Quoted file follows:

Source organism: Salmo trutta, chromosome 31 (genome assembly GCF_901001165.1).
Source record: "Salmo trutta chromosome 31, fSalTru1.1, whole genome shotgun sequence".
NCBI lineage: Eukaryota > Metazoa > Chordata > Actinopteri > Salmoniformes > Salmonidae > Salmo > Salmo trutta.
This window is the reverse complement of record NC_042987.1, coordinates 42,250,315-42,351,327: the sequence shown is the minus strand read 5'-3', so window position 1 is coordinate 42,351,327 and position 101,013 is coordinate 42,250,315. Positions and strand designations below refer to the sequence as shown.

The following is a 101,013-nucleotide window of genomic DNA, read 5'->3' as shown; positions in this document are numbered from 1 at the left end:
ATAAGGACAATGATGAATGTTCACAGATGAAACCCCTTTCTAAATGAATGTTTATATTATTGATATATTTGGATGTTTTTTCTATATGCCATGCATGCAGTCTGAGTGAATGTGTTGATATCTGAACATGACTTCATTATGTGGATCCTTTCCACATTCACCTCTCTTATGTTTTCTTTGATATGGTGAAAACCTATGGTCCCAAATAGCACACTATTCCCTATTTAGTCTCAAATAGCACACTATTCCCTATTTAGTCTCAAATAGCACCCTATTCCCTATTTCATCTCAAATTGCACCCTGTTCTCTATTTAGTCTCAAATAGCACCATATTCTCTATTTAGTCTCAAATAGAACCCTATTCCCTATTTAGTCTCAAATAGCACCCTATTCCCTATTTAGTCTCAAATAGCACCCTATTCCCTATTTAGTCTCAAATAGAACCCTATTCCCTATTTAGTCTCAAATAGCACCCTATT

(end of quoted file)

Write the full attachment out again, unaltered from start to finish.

Source organism: Salmo trutta, chromosome 31 (genome assembly GCF_901001165.1).
Source record: "Salmo trutta chromosome 31, fSalTru1.1, whole genome shotgun sequence".
NCBI lineage: Eukaryota > Metazoa > Chordata > Actinopteri > Salmoniformes > Salmonidae > Salmo > Salmo trutta.
This window is the reverse complement of record NC_042987.1, coordinates 42,250,315-42,351,327: the sequence shown is the minus strand read 5'-3', so window position 1 is coordinate 42,351,327 and position 101,013 is coordinate 42,250,315. Positions and strand designations below refer to the sequence as shown.

The following is a 101,013-nucleotide window of genomic DNA, read 5'->3' as shown; positions in this document are numbered from 1 at the left end:
ATAAGGACAATGATGAATGTTCACAGATGAAACCCCTTTCTAAATGAATGTTTATATTATTGATATATTTGGATGTTTTTTCTATATGCCATGCATGCAGTCTGAGTGAATGTGTTGATATCTGAACATGACTTCATTATGTGGATCCTTTCCACATTCACCTCTCTTATGTTTTCTTTGATATGGTGAAAACCTATGGTCCCAAATAGCACACTATTCCCTATTTAGTCTCAAATAGCACACTATTCCCTATTTAGTCTCAAATAGCACCCTATTCCCTATTTCATCTCAAATTGCACCCTGTTCTCTATTTAGTCTCAAATAGCACCATATTCTCTATTTAGTCTCAAATAGAACCCTATTCCCTATTTAGTCTCAAATAGCACCCTATTCCCTATTTAGTCTCAAATAGCACCCTATTCCCTATTTAGTCTCAAATAGAACCCTATTCCCTATTTAGTCTCAAATAGCACCCTATT